There are some patches of seagrasses on the shores. Larger stretches of Spoon seagrass (Halophila ovalis) and a small patch of Sickle seagrass (Thalassia hemprichii). And lots of different kinds of seaweeds.
Another animal that astonished us with its abundance were the Black long sea cucumbers (Holothuria leucospilota). Here's Andy filming one of about ten animals in just a single small pool.
These sea cucumber gathers edible bits from the sand surface using its long feeding tentacles that have bushy sticky tips. There were really small versions of the animal as well, something I've not seen before.
The rocky shore was teeming with all kinds of snails (clockwise from left): Two photos of Waved nerites (Nerita undata), one with mottled shells and another with black shells, and of Scaled nerites (Nerita histrio), Sulcate planaxis snails (Planaxis sulcata), Lightning dove snails (Pictocolumbella ocellata), Ribbed turban snails (Turbo intercostalis).
And I saw one Giant top shell snail (Trochus niloticus). It was clinging onto a little stone covered with zoanthids when I turned it over.
My only nudibranch encounter was with this Jorunna funebris which is commonly seen on many of our shores.
There were, however, many Ornate leaf slugs (Elysia ornata) and this pair seem to be working on the next generation of slugs.
With a bloom in Hairy green seaweed (Bryopsis sp.), it's not surprising to see many of these little slugs (Placida dendritica). While Chay Hoon found the little slugs (Costasiella sp.) that live in the green fan seaweed (Avrainvillea sp.).
Also in the seaweeds were this little red-nose shrimp (Periclimenes sp.) and a snapping shrimp (Family Alpheidae).
I didn't see too many crabs. A few swimming crabs (Family Portunidae), and several Floral eggs crabs (Atergatis floridus) and one Red egg crab (Atergatis intergerrimus).
The Hairy crab (Family Pilumnidae) which is said to eat zoanthids were also out and about.
As well as many little Marine spiders (Desis martensi). These spiders hide in crevices at high tide and comes out at low tide to feed. They are quite common on many of our shores.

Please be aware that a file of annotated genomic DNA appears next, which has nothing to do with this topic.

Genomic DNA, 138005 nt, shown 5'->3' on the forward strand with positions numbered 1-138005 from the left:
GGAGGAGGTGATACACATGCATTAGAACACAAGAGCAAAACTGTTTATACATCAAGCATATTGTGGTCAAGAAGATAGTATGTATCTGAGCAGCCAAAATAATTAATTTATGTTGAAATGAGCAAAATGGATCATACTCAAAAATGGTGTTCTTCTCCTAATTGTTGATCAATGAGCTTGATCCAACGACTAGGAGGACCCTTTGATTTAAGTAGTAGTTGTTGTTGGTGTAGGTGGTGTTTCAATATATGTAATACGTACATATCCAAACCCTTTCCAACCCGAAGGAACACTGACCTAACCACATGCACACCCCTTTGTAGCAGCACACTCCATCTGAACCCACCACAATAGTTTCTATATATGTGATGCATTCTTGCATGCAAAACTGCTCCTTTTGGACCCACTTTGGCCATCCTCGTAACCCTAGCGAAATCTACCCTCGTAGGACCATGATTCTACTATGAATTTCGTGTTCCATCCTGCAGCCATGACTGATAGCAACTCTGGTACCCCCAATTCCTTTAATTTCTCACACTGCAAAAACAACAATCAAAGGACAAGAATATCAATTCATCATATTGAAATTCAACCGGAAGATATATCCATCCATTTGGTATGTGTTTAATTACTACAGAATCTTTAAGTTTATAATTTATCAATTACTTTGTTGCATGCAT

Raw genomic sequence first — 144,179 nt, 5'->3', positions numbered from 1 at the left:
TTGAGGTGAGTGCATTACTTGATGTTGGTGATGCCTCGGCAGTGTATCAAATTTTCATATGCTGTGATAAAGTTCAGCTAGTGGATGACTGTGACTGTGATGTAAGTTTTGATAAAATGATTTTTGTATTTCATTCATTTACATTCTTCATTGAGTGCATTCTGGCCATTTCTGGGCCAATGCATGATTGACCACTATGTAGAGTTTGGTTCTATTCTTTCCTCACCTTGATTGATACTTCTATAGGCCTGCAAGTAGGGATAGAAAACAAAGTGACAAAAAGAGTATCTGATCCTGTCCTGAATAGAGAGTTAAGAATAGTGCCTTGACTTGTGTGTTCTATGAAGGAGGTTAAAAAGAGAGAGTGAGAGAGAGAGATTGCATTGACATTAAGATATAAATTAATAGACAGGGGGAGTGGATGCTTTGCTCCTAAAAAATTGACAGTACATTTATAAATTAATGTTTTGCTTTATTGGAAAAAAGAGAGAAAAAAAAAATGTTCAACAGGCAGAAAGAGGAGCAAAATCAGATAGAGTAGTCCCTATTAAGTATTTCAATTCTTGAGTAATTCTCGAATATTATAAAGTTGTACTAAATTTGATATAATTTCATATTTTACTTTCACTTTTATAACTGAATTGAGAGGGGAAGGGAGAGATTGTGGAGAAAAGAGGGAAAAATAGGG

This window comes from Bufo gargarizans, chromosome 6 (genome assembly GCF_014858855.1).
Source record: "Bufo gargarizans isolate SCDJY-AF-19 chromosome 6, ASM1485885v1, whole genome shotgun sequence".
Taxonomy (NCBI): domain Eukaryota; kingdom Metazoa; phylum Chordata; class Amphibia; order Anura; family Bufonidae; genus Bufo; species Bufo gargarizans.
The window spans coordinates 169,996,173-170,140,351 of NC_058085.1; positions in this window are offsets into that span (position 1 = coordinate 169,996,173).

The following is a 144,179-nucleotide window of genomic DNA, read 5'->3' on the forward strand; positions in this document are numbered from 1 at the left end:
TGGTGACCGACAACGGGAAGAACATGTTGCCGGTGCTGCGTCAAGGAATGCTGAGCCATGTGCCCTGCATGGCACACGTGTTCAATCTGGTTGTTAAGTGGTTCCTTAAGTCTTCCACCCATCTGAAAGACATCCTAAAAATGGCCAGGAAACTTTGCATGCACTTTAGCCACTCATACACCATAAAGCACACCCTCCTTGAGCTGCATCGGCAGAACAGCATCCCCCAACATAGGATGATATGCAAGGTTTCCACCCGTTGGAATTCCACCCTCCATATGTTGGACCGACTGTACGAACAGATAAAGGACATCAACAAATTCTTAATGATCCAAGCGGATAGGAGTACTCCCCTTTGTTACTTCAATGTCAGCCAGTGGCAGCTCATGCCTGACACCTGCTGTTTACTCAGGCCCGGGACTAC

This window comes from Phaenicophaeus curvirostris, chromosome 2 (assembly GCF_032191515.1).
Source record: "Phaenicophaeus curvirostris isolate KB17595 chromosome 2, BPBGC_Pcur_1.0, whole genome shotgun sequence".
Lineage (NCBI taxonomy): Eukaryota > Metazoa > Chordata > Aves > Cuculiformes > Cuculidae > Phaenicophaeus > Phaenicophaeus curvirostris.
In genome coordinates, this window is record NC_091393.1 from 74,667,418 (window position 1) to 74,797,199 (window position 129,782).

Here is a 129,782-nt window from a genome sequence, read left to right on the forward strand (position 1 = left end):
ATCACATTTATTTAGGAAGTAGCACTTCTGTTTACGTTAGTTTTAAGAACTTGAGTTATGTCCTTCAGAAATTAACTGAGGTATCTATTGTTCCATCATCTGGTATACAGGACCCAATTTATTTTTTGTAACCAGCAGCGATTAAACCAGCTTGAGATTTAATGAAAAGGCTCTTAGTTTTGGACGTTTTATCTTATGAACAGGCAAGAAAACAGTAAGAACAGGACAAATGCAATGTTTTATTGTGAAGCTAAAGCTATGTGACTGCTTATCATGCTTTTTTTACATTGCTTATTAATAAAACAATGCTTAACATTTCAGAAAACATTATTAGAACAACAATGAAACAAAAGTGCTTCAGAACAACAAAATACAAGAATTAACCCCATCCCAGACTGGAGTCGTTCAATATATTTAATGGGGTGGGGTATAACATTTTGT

Fishes were hard to spot among all the seaweeds. I saw flashes of filefishes (Family Monacanthidae) and this Longspined scorpionfish (Paracentropogon longispinis).
The sandy pools, however, were full of little gobies (from left): Common frill-fin goby (Bathygobius fuscus), Head-stripe goby (Amblygobious stethophthalmus), Ornate lagoon-goby (Istigobius ornatus)
Worms can be exciting, especially the Giant reef worm (Eunice aphroditois). I haven't seen one for a while so it was nice to encounter one. With a face that only a mother could love, this very long and active worm is quite harmless if you don't touch it.
There were also several large Spotted black flatworms (Acanthazoon sp.).
And I only saw two fanworms (Family Sabellidae).
The strangest thing I saw was this. At first I thought it was a pipefish, but it suddenly shrank away. So perhaps it is a worm?
Just as we were rushing home to catch the boat, we saw lots of land hermit crabs (Coenobita sp.)!
It was really hard work documenting the shore as it was difficult to walk on the rocky and zoanthid covered shore (we tried not to step on any of them). The shore was rather disappointing in terms of variety of intertidal reef life. Which is strange as nearby shores such as St. John's and the Sisters Islands have a much richer variety. Still Pulau Tekukor is natural and special. And I hear the underwater reefs of Pulau Tekukor are very nice.
Alas, we didn't find any live giant clams, although Mei Lin found the most number of dead clam shells here. This is intriguing.
Links to more about Pulau Tekukor
- Pulau Tekukor on Coral Reefs of Singapore: some basic information.
- Monkey Island a project to relocate macaques to the island that did not materialise.
- Seeking the green light for animal sanctuaries The Straits Times, 24 Jun 05
- Dolphins spotted off Pulau Tekukor on the wonderful creations blog.
- Singapore island names: what they mean and how they were derived on the Compressed Air Junkie blog.
Other posts about this trip